The introduction of this piece is spoiler-free. If you don’t want details of Alphabet Squadron a warning will let you know when to stop.
We think we’ve seen this story before. But we haven’t.
There are certain types of stories in Star Wars that seem to recur again and again. Stories of Imperial defectors joining the Rebellion / New Republic tend to be among the most common of them. Even since the continuity reboot of 2014, we’ve seen stories of defectors more than once. Zare Leonis, Thane Kyrell, Sinjir Rath Velus, Alexandr Kallus, and Iden Versio were all Imperial defectors. It’s a type of story we know well: a character believes in the Empire and its mission, comes to a realization or crisis of conscience (often during an atrocity), and joins the good guys with their past seemingly forgotten and behind them. The stories play out a bit differently each time and the specific details vary — but the broad strokes are the same.
Those small differences do matter. In a galaxy-wide Empire, we would figure (or hope) that it’s a common thing for people in the Emperor’s service to recognize the error of their ways and defect. The details affect how the story is told, and even why it’s told. Famously, Battlefront II’s promotional materials led us to believe that Iden Versio and her Inferno Squad were helping to establish the die-hard First Order. When the predecessor novel Inferno Squad underscored the idea that Iden and her group were Imperial loyalists, we were surprised that Battlefront II would end up being a story about defection from the Empire. Rather than being “gotcha” subversion for the sake of a twist, it invited the reader to look again at the novel and look at the seeds that had been planted; it turned out that the story was less about defection and more about the whys and the hows and the what-nexts of defection.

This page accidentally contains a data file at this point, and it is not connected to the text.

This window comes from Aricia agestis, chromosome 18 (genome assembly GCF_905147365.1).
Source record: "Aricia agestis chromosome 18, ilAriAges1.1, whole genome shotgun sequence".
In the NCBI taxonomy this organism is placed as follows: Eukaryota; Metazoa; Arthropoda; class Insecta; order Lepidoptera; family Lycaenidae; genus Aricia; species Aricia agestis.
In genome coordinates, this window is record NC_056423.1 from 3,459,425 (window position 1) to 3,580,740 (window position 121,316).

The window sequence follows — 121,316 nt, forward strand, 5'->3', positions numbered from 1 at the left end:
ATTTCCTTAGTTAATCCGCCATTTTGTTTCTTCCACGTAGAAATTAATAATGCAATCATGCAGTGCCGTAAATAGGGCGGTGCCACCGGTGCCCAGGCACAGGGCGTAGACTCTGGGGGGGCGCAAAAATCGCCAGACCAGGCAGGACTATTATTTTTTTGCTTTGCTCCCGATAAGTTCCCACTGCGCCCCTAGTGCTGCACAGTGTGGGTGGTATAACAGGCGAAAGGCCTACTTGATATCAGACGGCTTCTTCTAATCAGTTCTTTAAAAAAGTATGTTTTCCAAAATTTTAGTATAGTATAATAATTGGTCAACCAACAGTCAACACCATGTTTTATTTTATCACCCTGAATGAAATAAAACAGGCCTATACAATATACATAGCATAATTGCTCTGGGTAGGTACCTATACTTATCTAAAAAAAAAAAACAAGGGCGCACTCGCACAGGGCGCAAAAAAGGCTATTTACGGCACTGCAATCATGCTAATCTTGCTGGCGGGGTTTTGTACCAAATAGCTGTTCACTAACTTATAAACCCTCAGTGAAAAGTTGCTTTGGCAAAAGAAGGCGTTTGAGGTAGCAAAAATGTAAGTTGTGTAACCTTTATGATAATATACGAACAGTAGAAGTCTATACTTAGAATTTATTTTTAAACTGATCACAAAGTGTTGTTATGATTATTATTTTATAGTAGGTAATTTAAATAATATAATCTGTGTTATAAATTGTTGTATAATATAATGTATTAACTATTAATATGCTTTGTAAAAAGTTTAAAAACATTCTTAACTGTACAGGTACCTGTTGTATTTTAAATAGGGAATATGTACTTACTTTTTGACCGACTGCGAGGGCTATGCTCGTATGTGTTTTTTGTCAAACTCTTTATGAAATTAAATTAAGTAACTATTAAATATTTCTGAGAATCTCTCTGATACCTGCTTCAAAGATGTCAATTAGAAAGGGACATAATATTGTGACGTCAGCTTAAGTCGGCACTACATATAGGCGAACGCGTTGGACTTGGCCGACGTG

Alexander Freed’s Alphabet Squadron examines all of this — the ideas and expectations we have for Imperial defectors and the idea of subversion of expectations less for its own sake and more for telling a more interesting story. Beyond that, Freed does what Freed does best — he grounds the story in reality and causes painful realizations through the characters’ emotional journeys. Sure, defection is common — but what does that mean in a post-Endor, post-Operation Cinder galaxy where the Empire really has outstayed its welcome? And just how trusted would an Imperial defector be by those who the Empire has harmed not just once, but many times? Is there such a thing as too little, too late?
Former Imperial pilot Yrica Quell is our window into all of this — we see things from her perspective, and from outside her perspective. She’s the leader of a fighter group, but she’s not the unifying squad leader that we’re used to in pilot stories. She holds herself apart — both because of her past and because of her actions, and that what makes her interesting. Alphabet Squadron is a story about many things — but I want to dig most deeply into Yrica Quell and the topic of Imperial defectors.
Article will contain spoilers after this point! If you have not yet finished the novel and do not wish to be spoiled, come back to the rest of the article later!Read More